Parenting with Humor

I’ve been asked over and over: How do I parent with humor? My standard response is: “I don’t know how you parent with humor. I got my sense of humor back when the kids left.” Naturally, that’s not immediately helpful, but it does give us reason to continue living.
Parenting is probably one of the most difficult things we’ll ever have to do. Never mind the stressors associated with just trying to live your own life. Now we are taking on directing, managing, and being responsible for the outcome of someone else’s life.
This is serious business, and it creates a lot of worry for parents. Simply stated, it means that we must somehow help to create an individual who can stand alone financially, socially, and emotionally. I’m always hearing about how difficult it is to raise a child in today’s world because of the many issues that they are faced with including the many households that are handled by single parents.
These are certainly valid concerns, but I believe they have been exacerbated by an excessive need to parent through the never ending babble of pop psychology. It seems to me that many of the parenting books have made the needs of the child paramount to the needs of the entire family. Creating respect for your needs may be one of the ways you can begin to reduce parental stress, and that in turn actually may loosen you up so you can enjoy your kids a little.
Role-modeling joyful, optimistic behavior is probably one of the best ways to get yourself out of some of your worry habits and to have a happier family. Our everyday conversations and body language are in setting the tone for our children’s behavior.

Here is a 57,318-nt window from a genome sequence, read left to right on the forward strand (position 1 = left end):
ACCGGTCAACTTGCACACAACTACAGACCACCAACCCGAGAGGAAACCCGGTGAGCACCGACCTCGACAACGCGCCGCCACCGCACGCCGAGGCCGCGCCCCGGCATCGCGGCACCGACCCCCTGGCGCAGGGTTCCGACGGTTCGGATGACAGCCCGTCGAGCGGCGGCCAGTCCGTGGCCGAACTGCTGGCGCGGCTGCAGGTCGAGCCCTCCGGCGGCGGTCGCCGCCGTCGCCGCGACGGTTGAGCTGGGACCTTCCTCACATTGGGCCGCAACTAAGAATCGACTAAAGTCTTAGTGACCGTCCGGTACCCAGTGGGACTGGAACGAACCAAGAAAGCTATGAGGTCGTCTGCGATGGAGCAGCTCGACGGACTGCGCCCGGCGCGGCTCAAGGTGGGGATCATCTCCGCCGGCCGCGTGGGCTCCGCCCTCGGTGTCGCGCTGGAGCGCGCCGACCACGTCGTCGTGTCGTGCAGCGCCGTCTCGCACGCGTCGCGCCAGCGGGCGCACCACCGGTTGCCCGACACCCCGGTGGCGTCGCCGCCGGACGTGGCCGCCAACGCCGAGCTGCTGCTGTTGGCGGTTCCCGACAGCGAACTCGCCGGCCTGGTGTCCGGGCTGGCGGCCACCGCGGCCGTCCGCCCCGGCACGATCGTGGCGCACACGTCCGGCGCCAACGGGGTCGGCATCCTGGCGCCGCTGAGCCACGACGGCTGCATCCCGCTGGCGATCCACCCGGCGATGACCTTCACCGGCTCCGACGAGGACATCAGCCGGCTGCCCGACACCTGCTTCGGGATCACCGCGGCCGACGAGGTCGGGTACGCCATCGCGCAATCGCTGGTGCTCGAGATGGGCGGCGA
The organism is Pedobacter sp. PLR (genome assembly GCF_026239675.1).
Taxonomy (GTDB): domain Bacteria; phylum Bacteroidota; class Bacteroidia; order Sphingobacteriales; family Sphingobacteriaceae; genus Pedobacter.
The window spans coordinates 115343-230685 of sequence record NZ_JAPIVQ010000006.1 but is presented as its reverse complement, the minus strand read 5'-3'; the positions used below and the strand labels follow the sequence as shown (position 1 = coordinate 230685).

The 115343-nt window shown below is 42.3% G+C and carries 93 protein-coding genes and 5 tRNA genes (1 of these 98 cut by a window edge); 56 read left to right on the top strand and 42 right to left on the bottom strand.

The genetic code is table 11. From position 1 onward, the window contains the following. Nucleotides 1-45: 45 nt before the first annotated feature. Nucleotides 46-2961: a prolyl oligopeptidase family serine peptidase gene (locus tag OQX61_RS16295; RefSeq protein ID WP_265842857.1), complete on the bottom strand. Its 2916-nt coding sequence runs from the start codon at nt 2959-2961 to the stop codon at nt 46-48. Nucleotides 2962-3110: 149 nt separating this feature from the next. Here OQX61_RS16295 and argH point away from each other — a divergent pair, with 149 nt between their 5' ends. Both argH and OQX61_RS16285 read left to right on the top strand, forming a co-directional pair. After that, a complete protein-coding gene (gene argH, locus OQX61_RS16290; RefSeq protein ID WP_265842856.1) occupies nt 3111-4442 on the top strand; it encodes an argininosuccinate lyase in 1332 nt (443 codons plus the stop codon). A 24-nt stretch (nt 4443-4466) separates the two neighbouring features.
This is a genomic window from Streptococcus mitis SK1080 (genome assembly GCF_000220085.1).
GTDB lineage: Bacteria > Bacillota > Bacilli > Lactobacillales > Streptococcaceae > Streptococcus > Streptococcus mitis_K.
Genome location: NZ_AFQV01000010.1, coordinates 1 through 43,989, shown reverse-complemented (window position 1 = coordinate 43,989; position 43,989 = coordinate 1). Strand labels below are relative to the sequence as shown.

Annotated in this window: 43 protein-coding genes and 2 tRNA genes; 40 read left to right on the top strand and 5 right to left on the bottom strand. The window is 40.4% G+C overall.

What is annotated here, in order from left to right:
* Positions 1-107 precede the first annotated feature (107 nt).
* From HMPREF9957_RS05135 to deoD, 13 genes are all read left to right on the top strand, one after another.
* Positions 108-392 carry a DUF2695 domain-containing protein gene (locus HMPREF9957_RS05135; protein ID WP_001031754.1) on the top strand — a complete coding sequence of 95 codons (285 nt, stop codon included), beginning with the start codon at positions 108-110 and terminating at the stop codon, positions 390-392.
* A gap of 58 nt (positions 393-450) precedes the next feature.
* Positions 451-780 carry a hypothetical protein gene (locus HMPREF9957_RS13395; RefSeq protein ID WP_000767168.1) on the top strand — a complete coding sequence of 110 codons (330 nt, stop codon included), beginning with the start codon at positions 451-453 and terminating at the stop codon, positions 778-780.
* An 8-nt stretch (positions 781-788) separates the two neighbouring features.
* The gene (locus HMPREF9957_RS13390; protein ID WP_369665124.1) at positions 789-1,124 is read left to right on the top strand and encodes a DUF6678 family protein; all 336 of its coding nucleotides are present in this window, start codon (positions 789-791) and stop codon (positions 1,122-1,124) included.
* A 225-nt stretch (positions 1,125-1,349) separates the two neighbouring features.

When you drag yourself out of bed everyday and tell everyone how tired you are, then you yell at your kids to get up, get dressed, and be cheerful while they’re doing it, you’re giving them mixed messages, at best. If you’re hurrying around exclaiming what an awful day you’re going to have, how much you have to do—and they’d better hurry too, you’ve set the tone for tension and conflict before the day’s even begun. If you and your spouse are yelling at each other, another layer of negativity and fear have been added to your kids’ day. And if you put all your worrying onto your kids, they’re going to see things in a pretty negative light. Try to omit words like always, never, everyday to make a point. It simply makes behavior harder to change. Be specific with what you want to change and give solutions. Incorporate some humor which allows children to grow up realizing that being more light-hearted makes life easier. But remember it all starts with you, the parent.

About lorettalaroche

An international stress management and humor consultant whose wit, and irreverent humor, has, for over 30 years raised the humor potential in all of us. She is on the Mass General advisory council for anxiety and depression and was recently awarded the National Humor Treasure Award. Loretta writes a weekly newspaper column called, ‘Get a Life’.

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